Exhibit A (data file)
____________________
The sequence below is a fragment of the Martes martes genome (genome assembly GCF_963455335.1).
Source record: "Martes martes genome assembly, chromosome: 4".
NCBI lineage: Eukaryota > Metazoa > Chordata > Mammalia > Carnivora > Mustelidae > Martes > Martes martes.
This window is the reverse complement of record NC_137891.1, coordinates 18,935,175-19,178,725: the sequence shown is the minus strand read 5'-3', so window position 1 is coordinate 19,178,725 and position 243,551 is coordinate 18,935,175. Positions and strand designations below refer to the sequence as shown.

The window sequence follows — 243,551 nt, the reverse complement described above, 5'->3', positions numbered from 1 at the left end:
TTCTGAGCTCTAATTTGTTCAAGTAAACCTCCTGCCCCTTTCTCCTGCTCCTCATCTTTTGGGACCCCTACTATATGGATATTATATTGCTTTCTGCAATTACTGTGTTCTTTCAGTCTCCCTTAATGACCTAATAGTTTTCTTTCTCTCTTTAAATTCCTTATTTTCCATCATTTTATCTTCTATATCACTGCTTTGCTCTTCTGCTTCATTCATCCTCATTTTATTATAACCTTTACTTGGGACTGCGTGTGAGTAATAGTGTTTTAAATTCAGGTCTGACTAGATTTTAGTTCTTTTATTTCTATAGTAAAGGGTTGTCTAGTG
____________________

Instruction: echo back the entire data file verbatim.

The sequence below is a fragment of the Martes martes genome (genome assembly GCF_963455335.1).
Source record: "Martes martes genome assembly, chromosome: 4".
NCBI lineage: Eukaryota > Metazoa > Chordata > Mammalia > Carnivora > Mustelidae > Martes > Martes martes.
This window is the reverse complement of record NC_137891.1, coordinates 18,935,175-19,178,725: the sequence shown is the minus strand read 5'-3', so window position 1 is coordinate 19,178,725 and position 243,551 is coordinate 18,935,175. Positions and strand designations below refer to the sequence as shown.

The window sequence follows — 243,551 nt, the reverse complement described above, 5'->3', positions numbered from 1 at the left end:
TTCTGAGCTCTAATTTGTTCAAGTAAACCTCCTGCCCCTTTCTCCTGCTCCTCATCTTTTGGGACCCCTACTATATGGATATTATATTGCTTTCTGCAATTACTGTGTTCTTTCAGTCTCCCTTAATGACCTAATAGTTTTCTTTCTCTCTTTAAATTCCTTATTTTCCATCATTTTATCTTCTATATCACTGCTTTGCTCTTCTGCTTCATTCATCCTCATTTTATTATAACCTTTACTTGGGACTGCGTGTGAGTAATAGTGTTTTAAATTCAGGTCTGACTAGATTTTAGTTCTTTTATTTCTATAGTAAAGGGTTGTCTAGTG